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What Selling on Etsy for 5 Years Has Taught Me

What Selling on Etsy for 5 Years Has Taught Me

What Selling on Etsy for 5 Years Has Taught Me

After 5 radical years of selling on Etsy, I am retiring. Here’s what I learned during my time hawking vintage.

My Origin Story

I originally started up an Etsy shop because I love old stuff and saw it as being a better option than eBay to sell my treasures.

Through the years I evolved my personal style (more on that in a sec!) and the shop finally became something I was proud of.

The Power of Personal Branding

Just as I’ve changed physically/mentally over the years, so has my taste and style. I was once pretty shy about expressing myself but have since embraced my quirks and love for all things weird.

This has been reflected in the way I present myself online. I now understand the power of personal branding and my Etsy shop has a lot to do with that! Through taking web classes, reading guides from other bloggers, and trusting my own intuition; I’ve created an aesthetic that I love.

By having a unique image online (or IRL!) it becomes like a calling card to others. I love when you guys tell me you saw a cassette tape and thought of me or bought red lipstick because I empowered you to try it (you really should buy the lipstick!). That’s personal branding in action. How cool is that?!

It’s Hard Work

Some might see running a blog and a YouTube channel as a breeze but there is so much behind-the-scenes work you don’t see (unless you watch my vlogs) so to throw running a store on top of that load, I felt very overwhelmed.

In a perfect world, I would probably need to focus 100% of my time to just my Etsy shop. Shopping, researching, photographing, listing, marketing, etc etc etc. It’s a lot to try and balance with life, if you’re doing it right. I gave it one heck of a shot!

What Selling on Etsy for 5 Years Has Taught Me

My Decision To Close Up Shop

The shop eventually became too much work. There wasn’t enough payoff for what I was putting into it. Even after re-branding and going hard on the marketing, 2016 was one of my worst years financially for the shop.

That, coupled with a recent onset of depression, led to burning out. I had to decide what was important and what I could manage. It wasn’t easy but I knew my Etsy shop was sucking too much of my resources and it was time to move on.

It’s Not For Me

While I’ve had a lot of fun and it’s been awesome to learn the ins-n-outs of the business world, I now know it’s not for me. I might have the skills and talents for running a shop but they’re better off being used elsewhere right now. It’s important to recognize your limits and walk away when you’ve had enough.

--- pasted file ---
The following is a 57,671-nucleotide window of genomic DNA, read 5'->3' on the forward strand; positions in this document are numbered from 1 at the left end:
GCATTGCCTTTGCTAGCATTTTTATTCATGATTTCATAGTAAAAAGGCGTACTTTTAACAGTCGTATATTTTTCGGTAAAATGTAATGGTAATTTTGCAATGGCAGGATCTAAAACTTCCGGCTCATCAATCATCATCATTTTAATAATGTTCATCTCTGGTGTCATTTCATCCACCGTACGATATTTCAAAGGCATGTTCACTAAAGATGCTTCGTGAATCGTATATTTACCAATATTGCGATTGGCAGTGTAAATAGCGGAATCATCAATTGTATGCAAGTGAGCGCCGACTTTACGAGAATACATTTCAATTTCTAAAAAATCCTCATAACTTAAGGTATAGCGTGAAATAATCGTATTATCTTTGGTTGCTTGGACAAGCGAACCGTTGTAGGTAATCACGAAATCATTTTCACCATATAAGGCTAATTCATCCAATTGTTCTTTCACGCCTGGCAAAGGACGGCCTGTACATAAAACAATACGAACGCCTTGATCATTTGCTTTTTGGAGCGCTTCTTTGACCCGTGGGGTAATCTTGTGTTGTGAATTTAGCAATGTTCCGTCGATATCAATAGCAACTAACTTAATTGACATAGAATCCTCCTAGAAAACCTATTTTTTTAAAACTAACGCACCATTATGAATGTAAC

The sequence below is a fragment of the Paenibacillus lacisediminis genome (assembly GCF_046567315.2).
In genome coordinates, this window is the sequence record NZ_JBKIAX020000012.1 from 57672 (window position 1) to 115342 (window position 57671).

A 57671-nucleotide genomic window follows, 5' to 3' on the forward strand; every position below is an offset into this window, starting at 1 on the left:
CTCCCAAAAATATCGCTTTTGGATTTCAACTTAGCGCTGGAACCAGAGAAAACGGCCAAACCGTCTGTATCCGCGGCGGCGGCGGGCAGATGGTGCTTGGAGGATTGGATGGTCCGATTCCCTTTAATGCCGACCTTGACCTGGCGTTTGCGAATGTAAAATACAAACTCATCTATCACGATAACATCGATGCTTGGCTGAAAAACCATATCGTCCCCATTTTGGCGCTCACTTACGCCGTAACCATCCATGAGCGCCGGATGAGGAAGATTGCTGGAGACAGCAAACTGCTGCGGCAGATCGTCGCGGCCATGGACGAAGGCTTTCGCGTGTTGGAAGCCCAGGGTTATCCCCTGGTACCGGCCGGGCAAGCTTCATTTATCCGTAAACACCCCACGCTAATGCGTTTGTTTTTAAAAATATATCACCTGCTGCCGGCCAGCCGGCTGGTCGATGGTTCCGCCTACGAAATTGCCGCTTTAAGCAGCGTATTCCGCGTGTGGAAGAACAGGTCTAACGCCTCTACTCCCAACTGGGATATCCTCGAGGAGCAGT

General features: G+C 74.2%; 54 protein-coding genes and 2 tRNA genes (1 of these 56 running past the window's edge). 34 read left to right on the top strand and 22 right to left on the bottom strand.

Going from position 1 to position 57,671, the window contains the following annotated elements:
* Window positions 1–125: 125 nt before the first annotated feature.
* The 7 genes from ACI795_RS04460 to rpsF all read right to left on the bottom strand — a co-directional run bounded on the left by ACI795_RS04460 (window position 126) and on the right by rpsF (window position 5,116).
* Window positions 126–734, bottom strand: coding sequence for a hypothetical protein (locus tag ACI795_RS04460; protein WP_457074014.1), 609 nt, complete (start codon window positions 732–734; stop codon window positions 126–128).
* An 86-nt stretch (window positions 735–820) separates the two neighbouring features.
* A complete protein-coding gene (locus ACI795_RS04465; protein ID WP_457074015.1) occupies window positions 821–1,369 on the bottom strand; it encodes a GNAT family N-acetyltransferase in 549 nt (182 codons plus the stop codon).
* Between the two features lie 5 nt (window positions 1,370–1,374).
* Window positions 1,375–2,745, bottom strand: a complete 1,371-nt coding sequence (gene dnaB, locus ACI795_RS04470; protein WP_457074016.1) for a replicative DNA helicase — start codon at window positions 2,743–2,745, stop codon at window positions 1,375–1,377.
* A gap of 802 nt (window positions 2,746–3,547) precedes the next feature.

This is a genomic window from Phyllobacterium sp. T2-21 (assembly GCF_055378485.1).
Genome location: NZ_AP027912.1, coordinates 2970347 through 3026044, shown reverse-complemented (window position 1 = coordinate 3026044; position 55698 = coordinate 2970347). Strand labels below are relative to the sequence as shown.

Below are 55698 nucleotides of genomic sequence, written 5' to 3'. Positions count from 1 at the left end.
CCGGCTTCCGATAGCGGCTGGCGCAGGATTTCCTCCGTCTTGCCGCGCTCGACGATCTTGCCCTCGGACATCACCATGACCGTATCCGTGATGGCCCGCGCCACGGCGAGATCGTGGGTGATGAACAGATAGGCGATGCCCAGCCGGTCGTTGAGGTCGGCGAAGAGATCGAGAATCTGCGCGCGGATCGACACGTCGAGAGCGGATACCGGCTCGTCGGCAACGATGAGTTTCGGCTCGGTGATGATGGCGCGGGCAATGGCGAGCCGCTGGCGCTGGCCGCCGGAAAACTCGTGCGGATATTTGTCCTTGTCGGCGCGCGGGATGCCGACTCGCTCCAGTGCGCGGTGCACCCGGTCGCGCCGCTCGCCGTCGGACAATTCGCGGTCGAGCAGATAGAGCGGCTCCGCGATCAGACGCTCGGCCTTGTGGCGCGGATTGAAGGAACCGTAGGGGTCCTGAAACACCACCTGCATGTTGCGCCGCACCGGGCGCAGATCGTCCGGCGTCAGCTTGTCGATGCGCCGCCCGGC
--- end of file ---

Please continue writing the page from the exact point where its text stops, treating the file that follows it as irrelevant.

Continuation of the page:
What’s Next

What’s next for my Etsy shop? I’m going to let it sit dormant on the internet, in case I get some irrational idea in the future that I should open it up again. It’s all over June 22nd:

But for now I’m very fulfilled with my blog and YouTube channel and don’t see myself taking on any lofty ventures again for a very long time!

So that’s the scoop! I would love to hear your stories about selling on Etsy. The good, bad, and ugly. Share them with me in the comments!

Also, please be sure to Pin & share this this post with others if you found it helpful!

What Selling on Etsy for 5 Years Has Taught Me



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Suzanne Carillo
June 16, 2017 4:59 pm

Okay…I’m out to lunch. I didn’t even know you had an Etsy shop! Oops.

I agree that working as a vintage reseller is lots of work. More than most people will ever know.

I’m in awe of sellers that can thrift shop every morning and then manage to list all of their finds in the afternoon.

It takes me ages to prepare the clothing I sell. Everything has to be washed, dried, ironed, photographed and then finally listed. In fact finding the pieces is the most fun and easiest part of the whole equation. That is why I currently have probably another 300 or more items that need to be listed yet.

I’m getting concerned that my basement is starting to look board line hoarder.

I’m just back from a full day of thrifting and I’m exhausted. It’s work people!

I also noticed that here in Canada, Value Village which is the same as your Savers has now raised the average price of their dresses to $25 prior tax (so $29 with tax). I saw one dress there (not even a high end brand) that they were selling for $39. WTF? Seriously? They are a business but they will be losing my business. As a reseller there is no way I can make profit on something that is just average and priced higher than what they are selling it for in H&M.

The business of thrifting has strayed significantly from helping the community. The prices reflect the greed of the store owners as each location is privately owned.

People donated that product. They didn’t pay a dime for it.

Yeah…I could go on and on about the difficulties of being a vintage reseller…as you can see : )

So I totally understand your decision.


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